Help! My Skin Is Sensitive to Touch

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sensitive skin

Many different conditions could make your skin sensitive to touch. However, it can be hard to figure out why your skin feels so sensitive or even painful. Here’s a look at some possibilities, so you’re prepared for your next doctor’s appointment.

Shingles

Shingles is a viral infection that causes a very painful, blistery rash. The rash may happen anywhere on your body, but it most commonly wraps around the torso. Shingles is caused by the same virus that causes chickenpox. After you’ve had chickenpox, the virus remains inactive in your body. Later in life, the inactive virus may reactivate, turning into shingles.

The symptoms of shingles usually only affect one section of one side of your body.

Common shingles symptoms include:

  • Sensitivity to touch
  • Pain, burning, numbness or tingling
  • A red rash that starts a few days after the pain begins
  • Itching
  • Blisters that fill with fluid, open up and then crust over

Other shingles symptoms include:

  • Fever
  • Headache
  • Light sensitivity
  • Fatigue

Shingles affects people differently, and the pain associated with shingles may be very intense. While a painful rash is common, some people never develop the rash.

So, if you suspect shingles, you need to contact your doctor right away, especially if you have a rash around your eye, a widespread rash, are over 60 years old or know someone with a weakened immune system. 

Fibromyalgia

People living with fibromyalgia know how the widespread body pain can cause tender skin. Even a gentle touch can feel unbearably painful. In fact, sensitivity to touch is one of the most common symptoms of fibromyalgia.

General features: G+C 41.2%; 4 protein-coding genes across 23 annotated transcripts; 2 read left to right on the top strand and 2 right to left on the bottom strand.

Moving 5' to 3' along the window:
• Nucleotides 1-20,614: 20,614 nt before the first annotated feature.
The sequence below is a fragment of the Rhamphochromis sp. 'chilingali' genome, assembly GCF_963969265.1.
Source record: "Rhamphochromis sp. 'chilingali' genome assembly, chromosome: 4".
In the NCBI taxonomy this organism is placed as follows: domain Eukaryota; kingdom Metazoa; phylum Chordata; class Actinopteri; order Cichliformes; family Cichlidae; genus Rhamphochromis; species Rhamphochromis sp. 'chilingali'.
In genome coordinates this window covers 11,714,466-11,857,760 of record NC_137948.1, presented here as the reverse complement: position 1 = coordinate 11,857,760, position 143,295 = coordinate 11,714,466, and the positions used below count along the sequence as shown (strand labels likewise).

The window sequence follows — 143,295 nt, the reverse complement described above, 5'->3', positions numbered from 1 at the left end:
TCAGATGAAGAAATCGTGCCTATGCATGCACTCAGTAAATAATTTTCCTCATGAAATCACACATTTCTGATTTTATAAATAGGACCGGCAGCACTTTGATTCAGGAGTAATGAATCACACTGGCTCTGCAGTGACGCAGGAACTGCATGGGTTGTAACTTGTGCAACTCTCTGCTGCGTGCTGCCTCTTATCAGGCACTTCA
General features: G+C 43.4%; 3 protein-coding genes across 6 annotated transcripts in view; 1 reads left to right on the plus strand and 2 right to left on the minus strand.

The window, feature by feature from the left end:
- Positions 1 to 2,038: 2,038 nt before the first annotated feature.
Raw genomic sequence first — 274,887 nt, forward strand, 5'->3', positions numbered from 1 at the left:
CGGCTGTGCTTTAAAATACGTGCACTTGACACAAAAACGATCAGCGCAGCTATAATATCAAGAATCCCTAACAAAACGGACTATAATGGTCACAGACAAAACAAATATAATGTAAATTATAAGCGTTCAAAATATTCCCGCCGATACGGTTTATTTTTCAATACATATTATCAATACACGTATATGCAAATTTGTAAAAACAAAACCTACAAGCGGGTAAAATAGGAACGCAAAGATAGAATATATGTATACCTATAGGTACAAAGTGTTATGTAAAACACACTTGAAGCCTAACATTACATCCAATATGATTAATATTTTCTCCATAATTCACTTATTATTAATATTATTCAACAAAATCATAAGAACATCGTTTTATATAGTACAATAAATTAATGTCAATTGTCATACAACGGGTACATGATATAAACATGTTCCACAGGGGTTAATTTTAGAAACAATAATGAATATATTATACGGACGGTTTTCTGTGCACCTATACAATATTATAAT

Another common symptom is a tingling sensation. The tingling feeling might be in one specific area or widespread over your body. As with any chronic health condition, certain things may trigger your fibromyalgia symptoms to worsen, causing increased skin sensitivity.

Typically, fibromyalgia occurs with other types of health conditions, such as migraines, autoimmune diseases, irritable bowel syndrome, and others. Often, fibromyalgia symptoms improve once other health conditions are addressed. However, fibromyalgia treatment is also important. 

Autoimmune Diseases

Autoimmune diseases occur when your immune system mistakenly attacks your body. These conditions are systemic, affecting the entire body. Often, autoimmune diseases that don’t directly affect the skin may cause skin sensitivity or redness.

However, some types of autoimmune diseases directly affect the skin. Psoriasis and psoriatic arthritis are examples of autoimmune diseases that directly affect the skin. These conditions cause a build up of skin cells that may appear scaly and red.

See your doctor regularly and talk about your skin symptoms. Your autoimmune disease treatment plan may need to be modified.

Dermatitis

Dermatitis is a term that characterizes skin inflammation. Typically, dermatitis causes an itchy rash and swollen or red skin. Eczema, dandruff and allergic reaction rashes are all forms of dermatitis.

If you come into contact with something you are allergic to, you may have an allergic reaction. Hives may happen in an allergic reaction, and they are often an itchy and painful rash. Anytime you have or suspect an allergic reaction, it’s important to see your doctor or go to an urgent care clinic immediately.

Having sensitive skin to touch may be a sign of an underlying condition, such as some of the ones mentioned here. However, there are many conditions that may cause sensitive skin. It’s important to talk with your doctor about your skin sensitivities and other symptoms, so you can get on the right treatment plan.

2 COMMENTS

  1. You missed out Autism Spectrum Disorders / Aspergers. Some people are hyposensitive and others are hypersensitive to certain senses, including touch. So some people with autism will therefore have sensitivity to touch, and even feel pain when lightly brushed.

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